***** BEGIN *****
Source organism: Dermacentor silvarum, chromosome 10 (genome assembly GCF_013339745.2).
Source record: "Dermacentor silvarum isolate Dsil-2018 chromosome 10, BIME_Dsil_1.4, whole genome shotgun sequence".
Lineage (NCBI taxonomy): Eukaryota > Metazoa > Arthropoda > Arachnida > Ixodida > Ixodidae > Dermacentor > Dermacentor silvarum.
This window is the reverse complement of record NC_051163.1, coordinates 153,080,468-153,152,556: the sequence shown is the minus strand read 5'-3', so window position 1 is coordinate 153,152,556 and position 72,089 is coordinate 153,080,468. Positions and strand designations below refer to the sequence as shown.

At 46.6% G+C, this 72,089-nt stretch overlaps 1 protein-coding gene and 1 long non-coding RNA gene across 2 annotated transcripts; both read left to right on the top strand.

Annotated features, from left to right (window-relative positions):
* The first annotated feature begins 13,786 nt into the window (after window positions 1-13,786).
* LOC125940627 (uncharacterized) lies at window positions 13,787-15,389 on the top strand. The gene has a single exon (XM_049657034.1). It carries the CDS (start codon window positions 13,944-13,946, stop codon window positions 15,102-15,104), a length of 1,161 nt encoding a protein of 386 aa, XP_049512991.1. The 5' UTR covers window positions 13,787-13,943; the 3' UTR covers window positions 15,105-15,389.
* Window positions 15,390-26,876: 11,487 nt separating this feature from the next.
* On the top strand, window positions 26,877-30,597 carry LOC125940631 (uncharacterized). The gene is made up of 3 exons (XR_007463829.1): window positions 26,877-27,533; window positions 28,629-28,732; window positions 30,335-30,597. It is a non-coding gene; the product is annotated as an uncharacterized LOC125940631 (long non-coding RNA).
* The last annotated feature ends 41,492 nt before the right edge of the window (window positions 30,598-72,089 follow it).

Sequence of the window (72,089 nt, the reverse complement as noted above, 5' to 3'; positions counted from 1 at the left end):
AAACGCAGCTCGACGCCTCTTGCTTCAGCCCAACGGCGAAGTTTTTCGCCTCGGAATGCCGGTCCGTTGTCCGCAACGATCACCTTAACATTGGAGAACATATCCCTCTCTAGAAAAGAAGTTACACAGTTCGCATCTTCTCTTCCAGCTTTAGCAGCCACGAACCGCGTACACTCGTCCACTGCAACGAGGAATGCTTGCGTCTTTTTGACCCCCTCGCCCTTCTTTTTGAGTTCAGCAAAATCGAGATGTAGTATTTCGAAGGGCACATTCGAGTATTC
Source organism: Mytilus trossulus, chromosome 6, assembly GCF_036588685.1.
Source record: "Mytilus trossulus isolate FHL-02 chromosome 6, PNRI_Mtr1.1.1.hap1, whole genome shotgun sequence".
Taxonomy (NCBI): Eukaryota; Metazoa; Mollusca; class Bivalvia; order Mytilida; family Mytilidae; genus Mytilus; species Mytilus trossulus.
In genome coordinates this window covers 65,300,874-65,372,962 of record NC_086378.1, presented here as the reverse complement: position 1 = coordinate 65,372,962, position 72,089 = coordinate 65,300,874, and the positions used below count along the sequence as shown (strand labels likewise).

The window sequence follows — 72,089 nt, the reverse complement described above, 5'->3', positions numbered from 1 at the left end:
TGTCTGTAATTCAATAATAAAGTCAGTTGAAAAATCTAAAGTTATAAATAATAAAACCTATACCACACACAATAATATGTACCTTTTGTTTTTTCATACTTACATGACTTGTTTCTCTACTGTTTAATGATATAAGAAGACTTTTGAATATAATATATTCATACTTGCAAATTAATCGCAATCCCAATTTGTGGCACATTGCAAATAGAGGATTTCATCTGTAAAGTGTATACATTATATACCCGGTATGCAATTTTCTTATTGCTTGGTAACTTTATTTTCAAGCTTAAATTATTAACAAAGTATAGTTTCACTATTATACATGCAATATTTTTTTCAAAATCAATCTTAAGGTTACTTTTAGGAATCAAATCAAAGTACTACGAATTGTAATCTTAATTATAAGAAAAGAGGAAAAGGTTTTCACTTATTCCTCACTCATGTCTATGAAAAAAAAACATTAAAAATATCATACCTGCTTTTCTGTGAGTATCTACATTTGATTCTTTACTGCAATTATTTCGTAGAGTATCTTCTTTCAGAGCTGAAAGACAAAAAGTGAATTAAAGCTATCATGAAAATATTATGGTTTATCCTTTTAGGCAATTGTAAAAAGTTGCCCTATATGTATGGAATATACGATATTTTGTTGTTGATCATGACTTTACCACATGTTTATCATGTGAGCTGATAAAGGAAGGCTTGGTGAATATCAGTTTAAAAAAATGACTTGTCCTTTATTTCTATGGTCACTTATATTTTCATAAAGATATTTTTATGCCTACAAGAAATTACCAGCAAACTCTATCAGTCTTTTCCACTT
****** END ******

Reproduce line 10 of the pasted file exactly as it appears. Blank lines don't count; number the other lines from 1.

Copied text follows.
* On the top strand, window positions 26,877-30,597 carry LOC125940631 (uncharacterized). The gene is made up of 3 exons (XR_007463829.1): window positions 26,877-27,533; window positions 28,629-28,732; window positions 30,335-30,597. It is a non-coding gene; the product is annotated as an uncharacterized LOC125940631 (long non-coding RNA).